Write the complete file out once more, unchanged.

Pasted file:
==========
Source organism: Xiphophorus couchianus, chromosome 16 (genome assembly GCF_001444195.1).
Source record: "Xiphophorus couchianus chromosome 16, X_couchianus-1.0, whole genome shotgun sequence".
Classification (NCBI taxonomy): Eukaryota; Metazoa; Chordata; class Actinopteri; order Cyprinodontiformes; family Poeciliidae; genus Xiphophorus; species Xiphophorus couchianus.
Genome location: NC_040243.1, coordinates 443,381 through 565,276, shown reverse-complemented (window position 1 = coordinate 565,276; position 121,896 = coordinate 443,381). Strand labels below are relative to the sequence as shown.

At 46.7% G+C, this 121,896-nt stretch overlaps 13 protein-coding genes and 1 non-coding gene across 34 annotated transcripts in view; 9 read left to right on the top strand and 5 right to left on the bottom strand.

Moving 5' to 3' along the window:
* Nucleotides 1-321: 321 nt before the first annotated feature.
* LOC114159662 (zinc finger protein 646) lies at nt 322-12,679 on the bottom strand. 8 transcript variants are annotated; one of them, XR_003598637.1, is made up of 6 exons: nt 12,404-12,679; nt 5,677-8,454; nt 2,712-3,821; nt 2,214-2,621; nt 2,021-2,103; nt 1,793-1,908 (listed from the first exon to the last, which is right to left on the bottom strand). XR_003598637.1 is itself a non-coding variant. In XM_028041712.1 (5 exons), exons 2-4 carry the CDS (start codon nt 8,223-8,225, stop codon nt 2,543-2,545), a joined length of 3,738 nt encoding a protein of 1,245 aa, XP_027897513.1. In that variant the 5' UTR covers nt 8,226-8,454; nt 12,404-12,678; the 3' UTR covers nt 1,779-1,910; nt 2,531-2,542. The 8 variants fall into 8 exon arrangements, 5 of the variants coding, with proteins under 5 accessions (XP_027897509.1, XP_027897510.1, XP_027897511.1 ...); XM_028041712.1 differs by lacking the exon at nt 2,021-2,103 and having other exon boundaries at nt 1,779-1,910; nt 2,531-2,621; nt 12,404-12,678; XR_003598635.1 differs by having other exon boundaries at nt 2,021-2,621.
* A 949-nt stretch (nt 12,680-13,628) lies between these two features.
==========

Source organism: Xiphophorus couchianus, chromosome 16 (genome assembly GCF_001444195.1).
Source record: "Xiphophorus couchianus chromosome 16, X_couchianus-1.0, whole genome shotgun sequence".
Classification (NCBI taxonomy): Eukaryota; Metazoa; Chordata; class Actinopteri; order Cyprinodontiformes; family Poeciliidae; genus Xiphophorus; species Xiphophorus couchianus.
Genome location: NC_040243.1, coordinates 443,381 through 565,276, shown reverse-complemented (window position 1 = coordinate 565,276; position 121,896 = coordinate 443,381). Strand labels below are relative to the sequence as shown.

At 46.7% G+C, this 121,896-nt stretch overlaps 13 protein-coding genes and 1 non-coding gene across 34 annotated transcripts in view; 9 read left to right on the top strand and 5 right to left on the bottom strand.

Moving 5' to 3' along the window:
* Nucleotides 1-321: 321 nt before the first annotated feature.
* LOC114159662 (zinc finger protein 646) lies at nt 322-12,679 on the bottom strand. 8 transcript variants are annotated; one of them, XR_003598637.1, is made up of 6 exons: nt 12,404-12,679; nt 5,677-8,454; nt 2,712-3,821; nt 2,214-2,621; nt 2,021-2,103; nt 1,793-1,908 (listed from the first exon to the last, which is right to left on the bottom strand). XR_003598637.1 is itself a non-coding variant. In XM_028041712.1 (5 exons), exons 2-4 carry the CDS (start codon nt 8,223-8,225, stop codon nt 2,543-2,545), a joined length of 3,738 nt encoding a protein of 1,245 aa, XP_027897513.1. In that variant the 5' UTR covers nt 8,226-8,454; nt 12,404-12,678; the 3' UTR covers nt 1,779-1,910; nt 2,531-2,542. The 8 variants fall into 8 exon arrangements, 5 of the variants coding, with proteins under 5 accessions (XP_027897509.1, XP_027897510.1, XP_027897511.1 ...); XM_028041712.1 differs by lacking the exon at nt 2,021-2,103 and having other exon boundaries at nt 1,779-1,910; nt 2,531-2,621; nt 12,404-12,678; XR_003598635.1 differs by having other exon boundaries at nt 2,021-2,621.
* A 949-nt stretch (nt 12,680-13,628) lies between these two features.